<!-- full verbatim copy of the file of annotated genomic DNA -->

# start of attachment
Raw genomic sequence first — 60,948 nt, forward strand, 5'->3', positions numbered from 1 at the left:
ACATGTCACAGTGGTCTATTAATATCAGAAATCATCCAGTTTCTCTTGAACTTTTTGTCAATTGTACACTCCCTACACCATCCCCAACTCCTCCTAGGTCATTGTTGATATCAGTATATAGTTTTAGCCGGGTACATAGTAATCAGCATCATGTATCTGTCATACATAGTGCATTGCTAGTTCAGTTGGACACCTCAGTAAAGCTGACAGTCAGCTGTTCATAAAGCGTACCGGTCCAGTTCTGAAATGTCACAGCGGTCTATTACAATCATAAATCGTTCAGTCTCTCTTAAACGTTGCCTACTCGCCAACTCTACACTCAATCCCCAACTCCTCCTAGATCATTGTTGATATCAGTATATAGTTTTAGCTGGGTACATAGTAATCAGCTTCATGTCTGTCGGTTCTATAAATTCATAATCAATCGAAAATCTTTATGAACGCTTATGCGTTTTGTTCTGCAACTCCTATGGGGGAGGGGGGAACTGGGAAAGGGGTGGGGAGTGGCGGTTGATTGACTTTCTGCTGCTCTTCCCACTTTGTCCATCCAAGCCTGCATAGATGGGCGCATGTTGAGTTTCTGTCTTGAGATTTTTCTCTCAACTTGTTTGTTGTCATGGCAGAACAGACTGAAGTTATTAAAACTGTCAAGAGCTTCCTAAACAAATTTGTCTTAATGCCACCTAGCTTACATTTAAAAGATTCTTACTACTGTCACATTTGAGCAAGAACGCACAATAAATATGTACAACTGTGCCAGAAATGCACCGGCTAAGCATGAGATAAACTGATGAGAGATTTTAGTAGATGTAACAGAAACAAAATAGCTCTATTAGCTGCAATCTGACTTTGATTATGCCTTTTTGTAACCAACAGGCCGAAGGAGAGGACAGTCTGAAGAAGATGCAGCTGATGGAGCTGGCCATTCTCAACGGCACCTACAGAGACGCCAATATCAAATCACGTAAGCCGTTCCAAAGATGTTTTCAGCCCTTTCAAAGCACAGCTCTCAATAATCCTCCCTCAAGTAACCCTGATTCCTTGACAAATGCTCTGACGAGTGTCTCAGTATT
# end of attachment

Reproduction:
Raw genomic sequence first — 60,948 nt, forward strand, 5'->3', positions numbered from 1 at the left:
ACATGTCACAGTGGTCTATTAATATCAGAAATCATCCAGTTTCTCTTGAACTTTTTGTCAATTGTACACTCCCTACACCATCCCCAACTCCTCCTAGGTCATTGTTGATATCAGTATATAGTTTTAGCCGGGTACATAGTAATCAGCATCATGTATCTGTCATACATAGTGCATTGCTAGTTCAGTTGGACACCTCAGTAAAGCTGACAGTCAGCTGTTCATAAAGCGTACCGGTCCAGTTCTGAAATGTCACAGCGGTCTATTACAATCATAAATCGTTCAGTCTCTCTTAAACGTTGCCTACTCGCCAACTCTACACTCAATCCCCAACTCCTCCTAGATCATTGTTGATATCAGTATATAGTTTTAGCTGGGTACATAGTAATCAGCTTCATGTCTGTCGGTTCTATAAATTCATAATCAATCGAAAATCTTTATGAACGCTTATGCGTTTTGTTCTGCAACTCCTATGGGGGAGGGGGGAACTGGGAAAGGGGTGGGGAGTGGCGGTTGATTGACTTTCTGCTGCTCTTCCCACTTTGTCCATCCAAGCCTGCATAGATGGGCGCATGTTGAGTTTCTGTCTTGAGATTTTTCTCTCAACTTGTTTGTTGTCATGGCAGAACAGACTGAAGTTATTAAAACTGTCAAGAGCTTCCTAAACAAATTTGTCTTAATGCCACCTAGCTTACATTTAAAAGATTCTTACTACTGTCACATTTGAGCAAGAACGCACAATAAATATGTACAACTGTGCCAGAAATGCACCGGCTAAGCATGAGATAAACTGATGAGAGATTTTAGTAGATGTAACAGAAACAAAATAGCTCTATTAGCTGCAATCTGACTTTGATTATGCCTTTTTGTAACCAACAGGCCGAAGGAGAGGACAGTCTGAAGAAGATGCAGCTGATGGAGCTGGCCATTCTCAACGGCACCTACAGAGACGCCAATATCAAATCACGTAAGCCGTTCCAAAGATGTTTTCAGCCCTTTCAAAGCACAGCTCTCAATAATCCTCCCTCAAGTAACCCTGATTCCTTGACAAATGCTCTGACGAGTGTCTCAGTATT